What is Gastroesophageal Reflux Disease (GERD)?

Millions of adults suffer from heartburn. Although many of us brush off these symptoms as “nothing to worry about,” you may be at risk of GERD.

Gastroesophageal reflux disease (GERD) happens when the acid in your stomach frequently flows back into the tube, which connects your mouth and stomach (oesophagus). The backwash of the acid (acid reflux) irritates the lining of the oesophagus, causing different uncomfortable symptoms.

According to the American Gastroenterological Association, approximately 1 out of 3 people suffer from GERD and symptoms range from moderate to severe. Usually, GERD can be managed and treated with lifestyle changes and over-the-counter medication, but more severe cases will need treatment. This could be surgery and prescription medication.

Symptoms of GERD:

  • A burning sensation in your chest (heartburn), usually after eating fatty or oily foods, which might be worse at night.
  • Chest pain.
  • Difficulty swallowing.
  • Regurgitating food or liquids.
  • The sensation of a lump in your throat.
  • Abdominal pain.

How does it happen?

The sphincter is a circular band of muscle around the bottom of your oesophagus. When you eat food or drink liquids, it relaxes so that the food and drink can flow into your stomach. It then closes again. If the sphincter malfunctions, stomach acid can flow back up into the oesophagus, causing inflammation. GERD is caused because of the excessive acid reflux in the oesophagus.

Risk factors

  • Obesity
  • Pregnancy
  • Difficulty passing stools.
  • Bulging at the top of the stomach up into the diaphragm.
  • Eating a lot (especially fatty and fried foods) before bed.
  • Drinking alcohol and smoking excessively.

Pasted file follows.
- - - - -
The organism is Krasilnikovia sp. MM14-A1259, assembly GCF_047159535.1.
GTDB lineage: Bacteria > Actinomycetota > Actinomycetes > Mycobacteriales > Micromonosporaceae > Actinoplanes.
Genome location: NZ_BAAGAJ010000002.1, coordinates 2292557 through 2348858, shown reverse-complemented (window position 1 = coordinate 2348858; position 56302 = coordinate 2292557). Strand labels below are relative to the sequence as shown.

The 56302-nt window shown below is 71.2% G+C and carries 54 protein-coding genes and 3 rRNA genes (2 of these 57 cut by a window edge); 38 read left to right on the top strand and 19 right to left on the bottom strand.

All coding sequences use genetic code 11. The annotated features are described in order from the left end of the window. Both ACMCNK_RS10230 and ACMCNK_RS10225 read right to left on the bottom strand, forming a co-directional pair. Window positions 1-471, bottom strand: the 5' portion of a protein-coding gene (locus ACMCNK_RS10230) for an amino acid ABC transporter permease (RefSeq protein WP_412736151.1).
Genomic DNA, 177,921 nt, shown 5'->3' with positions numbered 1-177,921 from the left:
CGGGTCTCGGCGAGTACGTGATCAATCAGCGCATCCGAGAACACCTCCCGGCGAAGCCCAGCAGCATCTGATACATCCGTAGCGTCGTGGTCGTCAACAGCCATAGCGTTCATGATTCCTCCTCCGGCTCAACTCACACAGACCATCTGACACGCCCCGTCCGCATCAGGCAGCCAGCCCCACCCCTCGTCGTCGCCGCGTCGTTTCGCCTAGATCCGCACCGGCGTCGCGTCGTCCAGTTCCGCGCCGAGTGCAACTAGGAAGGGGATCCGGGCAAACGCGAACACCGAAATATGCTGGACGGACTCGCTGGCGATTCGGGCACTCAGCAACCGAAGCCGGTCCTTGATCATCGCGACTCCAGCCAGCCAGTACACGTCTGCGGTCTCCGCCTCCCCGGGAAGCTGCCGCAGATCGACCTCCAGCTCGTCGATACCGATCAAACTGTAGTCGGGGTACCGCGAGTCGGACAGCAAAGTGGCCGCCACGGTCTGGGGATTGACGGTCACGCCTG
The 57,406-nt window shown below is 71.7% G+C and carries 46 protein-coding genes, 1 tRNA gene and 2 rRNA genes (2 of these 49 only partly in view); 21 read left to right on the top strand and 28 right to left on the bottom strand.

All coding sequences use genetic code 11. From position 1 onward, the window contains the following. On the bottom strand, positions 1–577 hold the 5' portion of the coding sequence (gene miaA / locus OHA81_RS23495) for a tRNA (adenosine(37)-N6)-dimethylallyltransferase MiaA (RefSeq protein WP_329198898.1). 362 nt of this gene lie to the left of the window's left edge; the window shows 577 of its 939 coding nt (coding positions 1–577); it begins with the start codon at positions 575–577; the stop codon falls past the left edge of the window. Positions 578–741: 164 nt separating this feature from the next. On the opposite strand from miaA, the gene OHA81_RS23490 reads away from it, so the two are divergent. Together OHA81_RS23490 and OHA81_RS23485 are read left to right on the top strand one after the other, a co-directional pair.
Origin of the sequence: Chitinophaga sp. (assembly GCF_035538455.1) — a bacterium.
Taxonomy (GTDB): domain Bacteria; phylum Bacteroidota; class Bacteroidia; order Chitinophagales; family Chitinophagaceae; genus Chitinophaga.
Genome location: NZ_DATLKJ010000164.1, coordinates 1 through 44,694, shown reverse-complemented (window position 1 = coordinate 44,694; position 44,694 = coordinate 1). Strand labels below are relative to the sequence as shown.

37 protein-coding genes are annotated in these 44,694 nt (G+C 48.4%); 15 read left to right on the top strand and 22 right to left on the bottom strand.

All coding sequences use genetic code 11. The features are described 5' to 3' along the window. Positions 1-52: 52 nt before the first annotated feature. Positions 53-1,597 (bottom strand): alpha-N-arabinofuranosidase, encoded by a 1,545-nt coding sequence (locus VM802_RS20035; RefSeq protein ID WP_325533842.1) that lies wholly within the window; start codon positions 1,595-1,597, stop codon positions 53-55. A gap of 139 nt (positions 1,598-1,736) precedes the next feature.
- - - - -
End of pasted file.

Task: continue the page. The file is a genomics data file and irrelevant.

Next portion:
Managing GERD

Although the symptoms of GERD can be uncomfortable and in severe cases, painful, a few lifestyle changes will do you a world of good:

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1) Take your time with food

Cut your food into bite-sized pieces and lay your fork down between bites. This will help you avoid eating too quickly.

2) Loosen up

If you feel pressure around your waist or abdomen, your clothes are too tight. Wear loose clothes that will not put pressure on your lower oesophageal sphincter.

3) Stick to a healthy weight

Excess weight places pressure on your abdomen and pushes your stomach up. This causes acid to rush up into your oesophagus.

4) Stub it out!

Excessive smoking causes your sphincter to malfunction.

5) Clean up your diet

Avoid foods and drinks that can trigger heartburn (acid indigestion). This may include garlic, onion, coffee, alcohol, chocolate and tomato sauce.

Treatment

Remember that only a doctor can diagnose and treat you properly for GERD. Treatment for GERD aims to manage or treat symptoms, prevent complications and heal a dysfunctional oesophagus. It may include medicine, surgery, lifestyle changes or a combination of treatments.

Medication could be over-the-counter drugs like antacid medication, which provides relief for moderate cases of GERD. Antacids neutralise your stomach acid which eases heartburn.

Talk to your doctor before using any medication. If your medication isn’t working and you need something stronger, your doctor will prescribe it. GERD prescription medication generally includes ones which will help limit acid secretion in your stomach.

If your GERD is severe, surgery can help strengthen the space between your stomach and oesophagus. You can’t make the choice to have surgery though, your doctor will advise it if needed, as most cases of GERD are manageable and treatable.

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